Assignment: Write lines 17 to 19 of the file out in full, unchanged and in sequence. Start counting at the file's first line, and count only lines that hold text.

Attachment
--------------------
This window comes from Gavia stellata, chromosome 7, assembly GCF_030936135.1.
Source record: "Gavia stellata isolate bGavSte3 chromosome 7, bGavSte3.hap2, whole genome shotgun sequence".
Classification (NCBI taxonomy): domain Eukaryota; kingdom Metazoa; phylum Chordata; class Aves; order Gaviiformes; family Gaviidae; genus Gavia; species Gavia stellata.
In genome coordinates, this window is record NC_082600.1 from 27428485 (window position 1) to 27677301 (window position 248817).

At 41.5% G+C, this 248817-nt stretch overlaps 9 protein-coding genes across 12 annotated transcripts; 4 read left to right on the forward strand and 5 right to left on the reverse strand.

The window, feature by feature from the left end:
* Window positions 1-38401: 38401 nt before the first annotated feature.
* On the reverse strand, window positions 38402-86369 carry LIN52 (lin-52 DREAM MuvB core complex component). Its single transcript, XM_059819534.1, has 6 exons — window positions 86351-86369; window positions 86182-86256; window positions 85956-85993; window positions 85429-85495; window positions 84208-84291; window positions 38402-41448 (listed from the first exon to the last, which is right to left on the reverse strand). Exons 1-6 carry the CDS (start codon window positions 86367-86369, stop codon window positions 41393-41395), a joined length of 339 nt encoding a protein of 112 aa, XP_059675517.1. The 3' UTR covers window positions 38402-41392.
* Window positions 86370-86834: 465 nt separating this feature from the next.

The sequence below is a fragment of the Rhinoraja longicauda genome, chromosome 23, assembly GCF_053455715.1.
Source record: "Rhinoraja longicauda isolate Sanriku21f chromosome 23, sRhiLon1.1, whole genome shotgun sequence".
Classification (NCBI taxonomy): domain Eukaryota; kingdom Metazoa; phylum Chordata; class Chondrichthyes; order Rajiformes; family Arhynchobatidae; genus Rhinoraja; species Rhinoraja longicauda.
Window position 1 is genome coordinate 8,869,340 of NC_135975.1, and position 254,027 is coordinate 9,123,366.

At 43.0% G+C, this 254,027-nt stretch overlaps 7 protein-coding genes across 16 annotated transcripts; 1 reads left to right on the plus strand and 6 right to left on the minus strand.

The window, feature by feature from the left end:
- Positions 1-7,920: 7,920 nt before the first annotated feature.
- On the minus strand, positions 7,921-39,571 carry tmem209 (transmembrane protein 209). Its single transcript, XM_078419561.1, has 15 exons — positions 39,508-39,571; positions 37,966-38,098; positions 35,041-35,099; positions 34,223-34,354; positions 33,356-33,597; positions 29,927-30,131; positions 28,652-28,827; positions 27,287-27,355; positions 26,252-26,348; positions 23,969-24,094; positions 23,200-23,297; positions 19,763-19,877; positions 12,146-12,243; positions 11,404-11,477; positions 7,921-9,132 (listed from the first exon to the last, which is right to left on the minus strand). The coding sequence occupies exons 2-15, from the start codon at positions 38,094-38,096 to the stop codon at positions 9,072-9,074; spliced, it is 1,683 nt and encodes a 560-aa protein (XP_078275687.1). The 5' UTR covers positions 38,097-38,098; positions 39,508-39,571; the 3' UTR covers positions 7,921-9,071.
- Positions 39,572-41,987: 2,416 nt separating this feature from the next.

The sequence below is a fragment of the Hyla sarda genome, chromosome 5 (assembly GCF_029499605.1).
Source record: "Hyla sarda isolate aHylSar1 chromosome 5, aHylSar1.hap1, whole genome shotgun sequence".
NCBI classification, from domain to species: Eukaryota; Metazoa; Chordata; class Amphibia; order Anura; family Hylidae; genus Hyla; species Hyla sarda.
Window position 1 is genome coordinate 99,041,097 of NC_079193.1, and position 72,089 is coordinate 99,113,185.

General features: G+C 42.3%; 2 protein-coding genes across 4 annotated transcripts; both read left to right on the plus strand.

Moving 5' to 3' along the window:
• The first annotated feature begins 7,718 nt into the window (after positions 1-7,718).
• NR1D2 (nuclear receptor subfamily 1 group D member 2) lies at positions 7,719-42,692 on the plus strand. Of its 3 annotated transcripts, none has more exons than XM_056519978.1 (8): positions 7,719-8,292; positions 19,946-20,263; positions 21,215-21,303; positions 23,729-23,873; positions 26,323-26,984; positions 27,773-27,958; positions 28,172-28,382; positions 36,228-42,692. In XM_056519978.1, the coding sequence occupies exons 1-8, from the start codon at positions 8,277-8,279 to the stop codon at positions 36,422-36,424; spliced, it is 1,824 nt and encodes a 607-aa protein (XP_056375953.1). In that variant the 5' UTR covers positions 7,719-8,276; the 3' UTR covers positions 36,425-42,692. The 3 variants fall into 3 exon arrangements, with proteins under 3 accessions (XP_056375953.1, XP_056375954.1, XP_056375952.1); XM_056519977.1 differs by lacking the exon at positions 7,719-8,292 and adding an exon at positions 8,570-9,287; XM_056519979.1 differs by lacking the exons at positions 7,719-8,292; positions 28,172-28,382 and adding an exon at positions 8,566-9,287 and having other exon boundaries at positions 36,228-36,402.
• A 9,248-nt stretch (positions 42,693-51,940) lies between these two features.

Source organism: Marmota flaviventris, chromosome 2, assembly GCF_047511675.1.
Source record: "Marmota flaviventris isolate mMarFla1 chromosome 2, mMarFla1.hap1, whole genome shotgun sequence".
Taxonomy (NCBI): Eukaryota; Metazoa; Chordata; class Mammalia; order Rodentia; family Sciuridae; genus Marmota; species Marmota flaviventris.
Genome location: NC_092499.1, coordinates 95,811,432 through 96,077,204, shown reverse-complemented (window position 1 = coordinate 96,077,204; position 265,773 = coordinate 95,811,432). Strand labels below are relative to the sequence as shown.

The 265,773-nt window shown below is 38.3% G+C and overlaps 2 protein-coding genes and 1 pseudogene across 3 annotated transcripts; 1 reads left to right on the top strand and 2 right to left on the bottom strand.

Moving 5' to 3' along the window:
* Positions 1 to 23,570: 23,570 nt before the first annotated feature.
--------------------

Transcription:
- On the minus strand, positions 7,921-39,571 carry tmem209 (transmembrane protein 209). Its single transcript, XM_078419561.1, has 15 exons — positions 39,508-39,571; positions 37,966-38,098; positions 35,041-35,099; positions 34,223-34,354; positions 33,356-33,597; positions 29,927-30,131; positions 28,652-28,827; positions 27,287-27,355; positions 26,252-26,348; positions 23,969-24,094; positions 23,200-23,297; positions 19,763-19,877; positions 12,146-12,243; positions 11,404-11,477; positions 7,921-9,132 (listed from the first exon to the last, which is right to left on the minus strand). The coding sequence occupies exons 2-15, from the start codon at positions 38,094-38,096 to the stop codon at positions 9,072-9,074; spliced, it is 1,683 nt and encodes a 560-aa protein (XP_078275687.1). The 5' UTR covers positions 38,097-38,098; positions 39,508-39,571; the 3' UTR covers positions 7,921-9,071.
- Positions 39,572-41,987: 2,416 nt separating this feature from the next.

The sequence below is a fragment of the Hyla sarda genome, chromosome 5 (assembly GCF_029499605.1).